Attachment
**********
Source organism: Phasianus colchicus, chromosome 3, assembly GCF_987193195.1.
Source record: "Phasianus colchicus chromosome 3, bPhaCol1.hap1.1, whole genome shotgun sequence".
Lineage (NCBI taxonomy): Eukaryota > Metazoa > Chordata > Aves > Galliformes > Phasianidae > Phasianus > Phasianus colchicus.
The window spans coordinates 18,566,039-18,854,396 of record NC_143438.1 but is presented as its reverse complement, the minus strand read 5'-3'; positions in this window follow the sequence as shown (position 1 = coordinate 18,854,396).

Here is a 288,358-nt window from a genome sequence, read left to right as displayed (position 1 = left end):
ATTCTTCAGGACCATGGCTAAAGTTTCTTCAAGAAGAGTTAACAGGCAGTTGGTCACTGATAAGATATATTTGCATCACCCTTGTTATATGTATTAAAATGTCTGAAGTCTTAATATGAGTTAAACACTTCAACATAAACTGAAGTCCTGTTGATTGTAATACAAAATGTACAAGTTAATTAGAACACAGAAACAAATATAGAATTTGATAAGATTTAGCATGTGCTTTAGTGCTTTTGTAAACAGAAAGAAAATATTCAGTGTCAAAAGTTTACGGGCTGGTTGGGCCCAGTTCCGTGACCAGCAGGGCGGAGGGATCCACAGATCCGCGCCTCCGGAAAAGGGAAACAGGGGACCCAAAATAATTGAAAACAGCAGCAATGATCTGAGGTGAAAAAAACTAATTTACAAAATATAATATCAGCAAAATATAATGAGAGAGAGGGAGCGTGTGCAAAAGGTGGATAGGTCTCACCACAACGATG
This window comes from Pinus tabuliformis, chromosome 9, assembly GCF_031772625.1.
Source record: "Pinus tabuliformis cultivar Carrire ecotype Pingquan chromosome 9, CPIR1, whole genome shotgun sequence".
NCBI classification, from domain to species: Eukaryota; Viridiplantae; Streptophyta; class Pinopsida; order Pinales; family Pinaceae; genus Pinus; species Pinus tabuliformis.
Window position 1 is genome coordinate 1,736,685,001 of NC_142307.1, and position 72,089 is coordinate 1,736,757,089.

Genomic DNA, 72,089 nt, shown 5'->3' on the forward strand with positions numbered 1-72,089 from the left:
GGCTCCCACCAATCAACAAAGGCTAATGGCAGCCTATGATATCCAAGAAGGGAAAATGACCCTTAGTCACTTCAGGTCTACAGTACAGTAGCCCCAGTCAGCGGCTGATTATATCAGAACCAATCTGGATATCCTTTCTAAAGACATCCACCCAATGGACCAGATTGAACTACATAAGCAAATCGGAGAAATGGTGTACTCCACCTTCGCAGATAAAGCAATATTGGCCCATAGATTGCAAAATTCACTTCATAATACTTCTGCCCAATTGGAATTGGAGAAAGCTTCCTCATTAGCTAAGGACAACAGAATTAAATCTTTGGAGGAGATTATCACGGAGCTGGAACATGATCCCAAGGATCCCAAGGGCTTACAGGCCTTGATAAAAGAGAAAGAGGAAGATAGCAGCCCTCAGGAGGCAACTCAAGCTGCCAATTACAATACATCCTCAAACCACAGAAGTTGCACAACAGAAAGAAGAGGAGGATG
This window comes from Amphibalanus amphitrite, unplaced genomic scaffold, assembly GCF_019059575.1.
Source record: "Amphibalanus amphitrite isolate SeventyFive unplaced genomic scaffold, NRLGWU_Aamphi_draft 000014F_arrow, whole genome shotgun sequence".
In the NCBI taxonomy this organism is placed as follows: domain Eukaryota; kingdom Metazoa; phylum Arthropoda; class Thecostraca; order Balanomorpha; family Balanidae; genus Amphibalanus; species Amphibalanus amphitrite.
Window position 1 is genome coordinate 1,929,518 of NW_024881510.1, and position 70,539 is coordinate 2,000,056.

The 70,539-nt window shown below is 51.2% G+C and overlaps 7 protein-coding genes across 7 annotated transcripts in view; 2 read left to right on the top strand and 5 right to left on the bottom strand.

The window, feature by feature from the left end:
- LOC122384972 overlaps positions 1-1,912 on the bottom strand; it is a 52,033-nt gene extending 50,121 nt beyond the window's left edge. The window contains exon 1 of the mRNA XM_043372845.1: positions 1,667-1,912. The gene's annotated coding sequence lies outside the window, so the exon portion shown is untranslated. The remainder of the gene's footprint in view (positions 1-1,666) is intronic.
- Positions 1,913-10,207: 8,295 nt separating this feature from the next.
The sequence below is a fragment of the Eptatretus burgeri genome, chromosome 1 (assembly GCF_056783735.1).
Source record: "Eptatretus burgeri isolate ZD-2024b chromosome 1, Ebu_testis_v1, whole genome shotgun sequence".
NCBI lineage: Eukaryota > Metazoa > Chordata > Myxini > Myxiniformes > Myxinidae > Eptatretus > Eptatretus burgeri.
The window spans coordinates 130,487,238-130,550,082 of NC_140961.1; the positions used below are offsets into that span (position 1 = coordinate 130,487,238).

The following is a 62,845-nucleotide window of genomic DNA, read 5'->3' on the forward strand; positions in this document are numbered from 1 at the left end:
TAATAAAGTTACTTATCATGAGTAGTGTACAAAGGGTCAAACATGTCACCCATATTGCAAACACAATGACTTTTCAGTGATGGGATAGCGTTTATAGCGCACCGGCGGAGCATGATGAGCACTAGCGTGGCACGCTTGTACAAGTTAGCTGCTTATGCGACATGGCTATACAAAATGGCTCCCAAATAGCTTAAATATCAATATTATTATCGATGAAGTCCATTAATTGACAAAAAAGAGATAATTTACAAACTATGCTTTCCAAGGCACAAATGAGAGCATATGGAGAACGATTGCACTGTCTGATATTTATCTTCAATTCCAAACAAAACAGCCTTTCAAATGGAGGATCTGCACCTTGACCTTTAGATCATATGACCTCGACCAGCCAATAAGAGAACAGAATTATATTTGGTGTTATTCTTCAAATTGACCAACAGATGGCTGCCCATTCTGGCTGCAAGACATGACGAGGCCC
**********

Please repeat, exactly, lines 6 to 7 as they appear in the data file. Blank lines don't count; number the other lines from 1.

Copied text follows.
ATTCTTCAGGACCATGGCTAAAGTTTCTTCAAGAAGAGTTAACAGGCAGTTGGTCACTGATAAGATATATTTGCATCACCCTTGTTATATGTATTAAAATGTCTGAAGTCTTAATATGAGTTAAACACTTCAACATAAACTGAAGTCCTGTTGATTGTAATACAAAATGTACAAGTTAATTAGAACACAGAAACAAATATAGAATTTGATAAGATTTAGCATGTGCTTTAGTGCTTTTGTAAACAGAAAGAAAATATTCAGTGTCAAAAGTTTACGGGCTGGTTGGGCCCAGTTCCGTGACCAGCAGGGCGGAGGGATCCACAGATCCGCGCCTCCGGAAAAGGGAAACAGGGGACCCAAAATAATTGAAAACAGCAGCAATGATCTGAGGTGAAAAAAACTAATTTACAAAATATAATATCAGCAAAATATAATGAGAGAGAGGGAGCGTGTGCAAAAGGTGGATAGGTCTCACCACAACGATG
This window comes from Pinus tabuliformis, chromosome 9, assembly GCF_031772625.1.